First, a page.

His defense is still solid, but it has taken a step back. One area that’s of some concern is the fact he has made only 70 percent of “Likely” plays (60-90 percent) this season after being at 89.3 percent last season.

Longoria would be a move for the present and future. He would fill a long-term need for the Dodgers at third base, as Justin Turner is a free agent after this season. But this might be one of the more complicated players/situations the Dodgers could acquire before the Aug. 1 trade deadline.

First of all, the positional problem. Turner is finally looking more like the hitter he was in 2014-15 than he was in the first couple months of the season. He has a 109 wRC+, with a lot of that production coming since the start of June. Defensively, he’s a Top 5 guy in the majors. Is there enough of a gap offensively and defensively for the Dodgers to justify bringing in Lognoria and either trading Turner or moving him to another position? That’s a significant question when it comes to this situation. It’s the same question that can be asked about Jonathan Lucroy and Yasmani Grandal, but as Stacie wrote yesterday, Grandal’s value is layered (and his offense is finally picking up).

Something that could give the Dodgers pause is Longoria’s contract. His 6-year, $100 million extension begins next season. It’s a reasonable deal for a guy of Longoria’s ilk, but unless he finds some incredible late-career success, the Dodgers would be paying for his age 31-36 seasons (through 2022 with a 2023 option) — also known as his decline years.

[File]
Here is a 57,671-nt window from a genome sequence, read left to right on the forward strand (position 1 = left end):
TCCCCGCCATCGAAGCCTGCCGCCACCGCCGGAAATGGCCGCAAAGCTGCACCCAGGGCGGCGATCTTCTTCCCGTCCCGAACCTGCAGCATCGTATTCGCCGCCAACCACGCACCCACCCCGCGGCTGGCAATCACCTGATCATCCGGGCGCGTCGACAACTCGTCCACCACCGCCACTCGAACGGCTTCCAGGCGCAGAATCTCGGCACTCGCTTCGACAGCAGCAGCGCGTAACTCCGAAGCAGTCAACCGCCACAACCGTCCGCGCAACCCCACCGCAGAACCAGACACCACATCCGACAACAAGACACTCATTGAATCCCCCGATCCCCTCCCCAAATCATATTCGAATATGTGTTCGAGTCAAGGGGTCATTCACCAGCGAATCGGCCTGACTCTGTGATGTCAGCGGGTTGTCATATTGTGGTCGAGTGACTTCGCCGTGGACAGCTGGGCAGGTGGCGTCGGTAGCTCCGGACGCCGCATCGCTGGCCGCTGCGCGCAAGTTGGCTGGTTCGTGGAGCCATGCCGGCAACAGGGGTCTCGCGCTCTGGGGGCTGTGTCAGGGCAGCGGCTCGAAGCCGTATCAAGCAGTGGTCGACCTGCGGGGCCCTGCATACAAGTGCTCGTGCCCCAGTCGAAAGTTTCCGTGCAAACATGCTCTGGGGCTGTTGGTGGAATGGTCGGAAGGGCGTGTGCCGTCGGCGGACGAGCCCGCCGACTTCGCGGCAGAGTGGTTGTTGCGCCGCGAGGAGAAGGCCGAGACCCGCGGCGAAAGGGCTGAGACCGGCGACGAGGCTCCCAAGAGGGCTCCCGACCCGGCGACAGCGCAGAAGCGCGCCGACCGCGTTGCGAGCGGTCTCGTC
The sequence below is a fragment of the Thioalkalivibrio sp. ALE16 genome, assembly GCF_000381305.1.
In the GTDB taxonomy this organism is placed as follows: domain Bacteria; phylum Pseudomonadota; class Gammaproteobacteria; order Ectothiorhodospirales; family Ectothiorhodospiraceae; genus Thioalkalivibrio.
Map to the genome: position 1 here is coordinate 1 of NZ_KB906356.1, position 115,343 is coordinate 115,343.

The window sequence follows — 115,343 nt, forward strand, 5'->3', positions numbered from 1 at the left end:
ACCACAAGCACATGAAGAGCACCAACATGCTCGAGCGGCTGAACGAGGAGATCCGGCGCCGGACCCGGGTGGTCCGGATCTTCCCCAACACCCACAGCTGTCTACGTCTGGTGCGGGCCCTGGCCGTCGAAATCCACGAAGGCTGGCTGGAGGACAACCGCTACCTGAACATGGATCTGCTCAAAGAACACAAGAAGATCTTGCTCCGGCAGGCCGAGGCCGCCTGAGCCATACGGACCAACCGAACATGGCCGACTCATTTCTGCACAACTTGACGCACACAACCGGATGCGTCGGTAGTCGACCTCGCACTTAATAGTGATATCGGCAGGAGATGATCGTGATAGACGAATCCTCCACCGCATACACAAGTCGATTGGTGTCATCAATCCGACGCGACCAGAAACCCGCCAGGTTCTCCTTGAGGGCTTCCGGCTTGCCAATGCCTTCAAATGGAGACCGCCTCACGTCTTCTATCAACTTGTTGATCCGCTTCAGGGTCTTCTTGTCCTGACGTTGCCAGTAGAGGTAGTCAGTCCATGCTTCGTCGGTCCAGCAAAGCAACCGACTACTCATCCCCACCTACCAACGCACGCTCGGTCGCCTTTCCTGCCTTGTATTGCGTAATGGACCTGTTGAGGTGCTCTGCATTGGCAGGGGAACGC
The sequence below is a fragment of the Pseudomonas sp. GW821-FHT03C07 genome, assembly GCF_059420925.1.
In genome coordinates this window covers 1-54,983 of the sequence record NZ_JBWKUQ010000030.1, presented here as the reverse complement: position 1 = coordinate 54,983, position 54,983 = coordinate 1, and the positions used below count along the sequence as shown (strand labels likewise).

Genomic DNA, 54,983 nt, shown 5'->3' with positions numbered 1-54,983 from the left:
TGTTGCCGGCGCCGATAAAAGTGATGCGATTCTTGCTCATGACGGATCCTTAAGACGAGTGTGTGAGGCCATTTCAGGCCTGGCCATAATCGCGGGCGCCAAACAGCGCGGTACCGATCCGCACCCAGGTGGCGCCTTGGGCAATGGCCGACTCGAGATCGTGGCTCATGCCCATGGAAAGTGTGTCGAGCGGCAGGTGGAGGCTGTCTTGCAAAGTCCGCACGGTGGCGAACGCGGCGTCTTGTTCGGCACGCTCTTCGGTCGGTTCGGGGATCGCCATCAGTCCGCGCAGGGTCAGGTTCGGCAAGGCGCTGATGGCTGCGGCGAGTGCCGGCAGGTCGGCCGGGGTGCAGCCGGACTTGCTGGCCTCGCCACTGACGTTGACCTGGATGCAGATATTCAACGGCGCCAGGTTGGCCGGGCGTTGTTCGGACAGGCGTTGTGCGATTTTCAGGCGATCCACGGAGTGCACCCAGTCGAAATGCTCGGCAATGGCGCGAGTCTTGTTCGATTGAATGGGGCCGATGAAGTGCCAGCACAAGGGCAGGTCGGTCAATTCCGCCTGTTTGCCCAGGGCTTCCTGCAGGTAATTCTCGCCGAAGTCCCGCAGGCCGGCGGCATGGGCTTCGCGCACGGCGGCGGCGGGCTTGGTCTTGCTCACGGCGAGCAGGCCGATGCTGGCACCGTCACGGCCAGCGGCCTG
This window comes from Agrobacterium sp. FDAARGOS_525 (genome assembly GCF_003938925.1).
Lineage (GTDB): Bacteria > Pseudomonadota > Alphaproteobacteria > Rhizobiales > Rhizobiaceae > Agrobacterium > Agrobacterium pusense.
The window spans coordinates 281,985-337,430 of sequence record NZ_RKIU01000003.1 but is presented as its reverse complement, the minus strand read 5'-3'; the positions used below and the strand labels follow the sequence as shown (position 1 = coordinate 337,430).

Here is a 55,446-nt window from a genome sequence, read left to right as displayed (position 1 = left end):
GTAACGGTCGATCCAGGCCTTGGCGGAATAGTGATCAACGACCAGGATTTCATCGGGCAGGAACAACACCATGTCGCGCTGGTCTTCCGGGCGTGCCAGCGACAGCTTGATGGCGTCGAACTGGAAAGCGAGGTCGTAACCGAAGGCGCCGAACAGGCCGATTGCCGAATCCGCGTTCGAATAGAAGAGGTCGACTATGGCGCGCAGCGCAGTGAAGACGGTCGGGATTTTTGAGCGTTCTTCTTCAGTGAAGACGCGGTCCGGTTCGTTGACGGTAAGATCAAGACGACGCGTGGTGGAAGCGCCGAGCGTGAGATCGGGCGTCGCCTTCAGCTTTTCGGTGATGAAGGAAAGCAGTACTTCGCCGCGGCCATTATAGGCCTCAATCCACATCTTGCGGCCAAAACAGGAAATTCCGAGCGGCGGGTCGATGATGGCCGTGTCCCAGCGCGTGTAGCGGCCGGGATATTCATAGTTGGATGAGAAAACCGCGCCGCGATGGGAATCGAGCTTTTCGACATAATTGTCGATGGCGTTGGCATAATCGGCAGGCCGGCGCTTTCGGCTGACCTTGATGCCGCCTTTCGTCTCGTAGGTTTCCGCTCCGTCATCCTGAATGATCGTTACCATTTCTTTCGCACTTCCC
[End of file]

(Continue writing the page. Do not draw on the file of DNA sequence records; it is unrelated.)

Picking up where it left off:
What the Dodgers have to decide is who will be their third baseman of the future: Longoria, Turner or Yulieski Gurriel. They still make a lot of sense for Gurriel’s services, but he’s not a sure thing to produce in his age-32 seasons and beyond. If Gurriel takes $50-plus million to sign, it’s fair to consider if a trade for Longoria would be a more prudent move. Then again, the cost in prospects isn’t going to be cheap (not Julio Urias-level guys, but definitely a few from the next tier or two) on top of having to pay the deal. That is something to consider, but Longoria is probably a better bet to remain productive than Turner or the unknown in Gurriel. Also, acquiring a long-term third baseman like Longoria would mean Seager is the Dodger shortstop for the next 5-6 years.

I’m still in favor of signing Gurriel, mostly because he only costs money. No prospects have to be traded to acquire Gurriel. But Longoria is a known commodity and no one really knows how Turner’s health will hold up in his early-to-mid-30s. The cost to acquire Longoria would be the determining factor in deciding between he and Gurriel. I’m all but resigned to the fact Turner is a short-timer in LA.

The addition of Longoria would improve the offense this season, especially in the power department. The only logical way he makes sense before the trade deadline is if Turner were to move to second base, a position he has been pretty bad at in his career (-19 DRS, -19.7 UZR/150 in 952 1/3 innings). But Longoria’s acquisition would make more logistical sense in the offseason, if that’s a move the Dodgers want to make.

About Dustin Nosler

Dustin Nosler
Dustin Nosler began writing about the Dodgers in July 2009 at his blog, Feelin' Kinda Blue. He co-hosts a weekly podcast with Jared Massey called Dugout Blues. He is a contributor/editor at The Hardball Times. He graduated from California State University, Sacramento, with his bachelor’s degree in journalism and a minor in digital media. While at CSUS, he worked for the student-run newspaper The State Hornet for three years, culminating with a 1-year term as editor-in-chief. He resides in Stockton, Calif.